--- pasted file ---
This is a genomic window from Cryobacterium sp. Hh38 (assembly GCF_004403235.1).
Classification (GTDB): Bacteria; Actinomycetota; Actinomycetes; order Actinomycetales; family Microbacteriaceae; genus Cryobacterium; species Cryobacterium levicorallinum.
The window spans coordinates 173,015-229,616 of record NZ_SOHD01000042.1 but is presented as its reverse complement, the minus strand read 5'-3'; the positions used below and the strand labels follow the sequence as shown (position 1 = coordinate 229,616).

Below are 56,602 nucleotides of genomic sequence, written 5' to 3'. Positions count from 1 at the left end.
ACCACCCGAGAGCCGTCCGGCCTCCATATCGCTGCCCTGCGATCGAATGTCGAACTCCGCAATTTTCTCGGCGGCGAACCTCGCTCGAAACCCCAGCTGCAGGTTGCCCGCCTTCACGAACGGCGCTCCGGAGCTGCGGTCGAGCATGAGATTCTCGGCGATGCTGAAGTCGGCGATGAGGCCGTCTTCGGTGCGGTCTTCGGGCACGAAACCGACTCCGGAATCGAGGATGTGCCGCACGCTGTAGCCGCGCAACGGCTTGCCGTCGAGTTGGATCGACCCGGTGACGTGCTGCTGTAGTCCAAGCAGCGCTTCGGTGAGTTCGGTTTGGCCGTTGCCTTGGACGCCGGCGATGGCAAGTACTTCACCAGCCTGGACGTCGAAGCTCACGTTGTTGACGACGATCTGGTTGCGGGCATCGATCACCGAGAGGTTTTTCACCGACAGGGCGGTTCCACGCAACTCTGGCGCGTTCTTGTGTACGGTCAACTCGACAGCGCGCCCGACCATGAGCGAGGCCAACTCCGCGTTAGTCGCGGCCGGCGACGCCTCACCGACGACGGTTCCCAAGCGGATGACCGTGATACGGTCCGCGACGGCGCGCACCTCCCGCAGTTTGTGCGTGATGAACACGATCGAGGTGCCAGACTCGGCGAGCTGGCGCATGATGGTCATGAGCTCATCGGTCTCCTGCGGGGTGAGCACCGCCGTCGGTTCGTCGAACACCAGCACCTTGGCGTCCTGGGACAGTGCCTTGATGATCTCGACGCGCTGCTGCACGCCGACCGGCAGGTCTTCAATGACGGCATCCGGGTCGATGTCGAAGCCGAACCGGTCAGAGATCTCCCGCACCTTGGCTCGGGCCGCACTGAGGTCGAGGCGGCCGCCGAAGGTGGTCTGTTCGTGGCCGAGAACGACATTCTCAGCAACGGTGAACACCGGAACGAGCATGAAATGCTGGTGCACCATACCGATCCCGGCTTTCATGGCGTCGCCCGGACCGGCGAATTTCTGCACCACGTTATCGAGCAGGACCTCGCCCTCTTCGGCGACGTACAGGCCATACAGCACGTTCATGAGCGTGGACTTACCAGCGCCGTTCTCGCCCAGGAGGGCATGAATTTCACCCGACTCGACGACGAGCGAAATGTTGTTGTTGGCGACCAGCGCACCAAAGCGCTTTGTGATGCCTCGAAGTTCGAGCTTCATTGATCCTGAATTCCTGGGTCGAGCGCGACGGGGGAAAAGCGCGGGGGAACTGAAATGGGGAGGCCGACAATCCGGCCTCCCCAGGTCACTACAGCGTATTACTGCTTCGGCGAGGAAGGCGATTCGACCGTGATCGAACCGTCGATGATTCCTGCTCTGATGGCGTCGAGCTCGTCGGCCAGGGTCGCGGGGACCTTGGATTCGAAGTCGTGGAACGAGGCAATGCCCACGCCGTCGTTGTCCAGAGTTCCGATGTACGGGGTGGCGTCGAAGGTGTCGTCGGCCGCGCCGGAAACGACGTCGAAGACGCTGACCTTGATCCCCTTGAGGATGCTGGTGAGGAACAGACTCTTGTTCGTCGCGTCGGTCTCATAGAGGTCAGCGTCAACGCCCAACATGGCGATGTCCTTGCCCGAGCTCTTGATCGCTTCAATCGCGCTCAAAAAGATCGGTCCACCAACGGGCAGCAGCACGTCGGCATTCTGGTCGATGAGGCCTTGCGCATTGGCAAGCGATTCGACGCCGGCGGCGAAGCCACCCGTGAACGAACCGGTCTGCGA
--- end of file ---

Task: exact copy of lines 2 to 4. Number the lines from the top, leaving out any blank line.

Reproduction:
Classification (GTDB): Bacteria; Actinomycetota; Actinomycetes; order Actinomycetales; family Microbacteriaceae; genus Cryobacterium; species Cryobacterium levicorallinum.
The window spans coordinates 173,015-229,616 of record NZ_SOHD01000042.1 but is presented as its reverse complement, the minus strand read 5'-3'; the positions used below and the strand labels follow the sequence as shown (position 1 = coordinate 229,616).

Below are 56,602 nucleotides of genomic sequence, written 5' to 3'. Positions count from 1 at the left end.